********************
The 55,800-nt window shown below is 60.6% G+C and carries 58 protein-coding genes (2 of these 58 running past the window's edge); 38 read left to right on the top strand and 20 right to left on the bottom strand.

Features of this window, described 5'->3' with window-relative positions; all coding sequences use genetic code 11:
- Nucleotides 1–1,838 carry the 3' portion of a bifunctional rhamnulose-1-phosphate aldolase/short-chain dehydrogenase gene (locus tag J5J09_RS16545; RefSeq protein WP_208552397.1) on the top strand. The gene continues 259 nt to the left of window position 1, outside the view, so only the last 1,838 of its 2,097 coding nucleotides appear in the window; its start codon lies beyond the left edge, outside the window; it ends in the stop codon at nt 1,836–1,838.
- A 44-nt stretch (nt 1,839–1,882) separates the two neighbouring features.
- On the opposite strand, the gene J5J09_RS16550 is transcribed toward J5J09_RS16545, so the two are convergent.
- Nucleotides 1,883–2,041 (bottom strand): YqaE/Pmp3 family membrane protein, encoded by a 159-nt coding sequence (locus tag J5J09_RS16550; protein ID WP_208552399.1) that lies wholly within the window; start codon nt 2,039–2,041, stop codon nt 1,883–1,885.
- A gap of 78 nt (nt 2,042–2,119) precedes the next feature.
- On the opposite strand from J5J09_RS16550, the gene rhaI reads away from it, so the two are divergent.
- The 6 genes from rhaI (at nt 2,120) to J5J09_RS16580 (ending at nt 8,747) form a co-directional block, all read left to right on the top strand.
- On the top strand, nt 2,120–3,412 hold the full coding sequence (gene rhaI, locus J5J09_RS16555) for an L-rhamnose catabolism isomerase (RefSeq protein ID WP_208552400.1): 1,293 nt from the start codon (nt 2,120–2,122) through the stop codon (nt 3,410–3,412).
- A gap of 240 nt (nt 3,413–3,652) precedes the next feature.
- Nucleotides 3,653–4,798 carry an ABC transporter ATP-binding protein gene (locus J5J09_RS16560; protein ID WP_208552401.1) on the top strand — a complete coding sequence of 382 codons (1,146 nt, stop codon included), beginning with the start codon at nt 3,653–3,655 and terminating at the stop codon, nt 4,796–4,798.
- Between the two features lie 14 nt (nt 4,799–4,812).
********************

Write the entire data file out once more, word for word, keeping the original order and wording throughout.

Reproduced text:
The 55,800-nt window shown below is 60.6% G+C and carries 58 protein-coding genes (2 of these 58 running past the window's edge); 38 read left to right on the top strand and 20 right to left on the bottom strand.

Features of this window, described 5'->3' with window-relative positions; all coding sequences use genetic code 11:
- Nucleotides 1–1,838 carry the 3' portion of a bifunctional rhamnulose-1-phosphate aldolase/short-chain dehydrogenase gene (locus tag J5J09_RS16545; RefSeq protein WP_208552397.1) on the top strand. The gene continues 259 nt to the left of window position 1, outside the view, so only the last 1,838 of its 2,097 coding nucleotides appear in the window; its start codon lies beyond the left edge, outside the window; it ends in the stop codon at nt 1,836–1,838.
- A 44-nt stretch (nt 1,839–1,882) separates the two neighbouring features.
- On the opposite strand, the gene J5J09_RS16550 is transcribed toward J5J09_RS16545, so the two are convergent.
- Nucleotides 1,883–2,041 (bottom strand): YqaE/Pmp3 family membrane protein, encoded by a 159-nt coding sequence (locus tag J5J09_RS16550; protein ID WP_208552399.1) that lies wholly within the window; start codon nt 2,039–2,041, stop codon nt 1,883–1,885.
- A gap of 78 nt (nt 2,042–2,119) precedes the next feature.
- On the opposite strand from J5J09_RS16550, the gene rhaI reads away from it, so the two are divergent.
- The 6 genes from rhaI (at nt 2,120) to J5J09_RS16580 (ending at nt 8,747) form a co-directional block, all read left to right on the top strand.
- On the top strand, nt 2,120–3,412 hold the full coding sequence (gene rhaI, locus J5J09_RS16555) for an L-rhamnose catabolism isomerase (RefSeq protein ID WP_208552400.1): 1,293 nt from the start codon (nt 2,120–2,122) through the stop codon (nt 3,410–3,412).
- A gap of 240 nt (nt 3,413–3,652) precedes the next feature.
- Nucleotides 3,653–4,798 carry an ABC transporter ATP-binding protein gene (locus J5J09_RS16560; protein ID WP_208552401.1) on the top strand — a complete coding sequence of 382 codons (1,146 nt, stop codon included), beginning with the start codon at nt 3,653–3,655 and terminating at the stop codon, nt 4,796–4,798.
- Between the two features lie 14 nt (nt 4,799–4,812).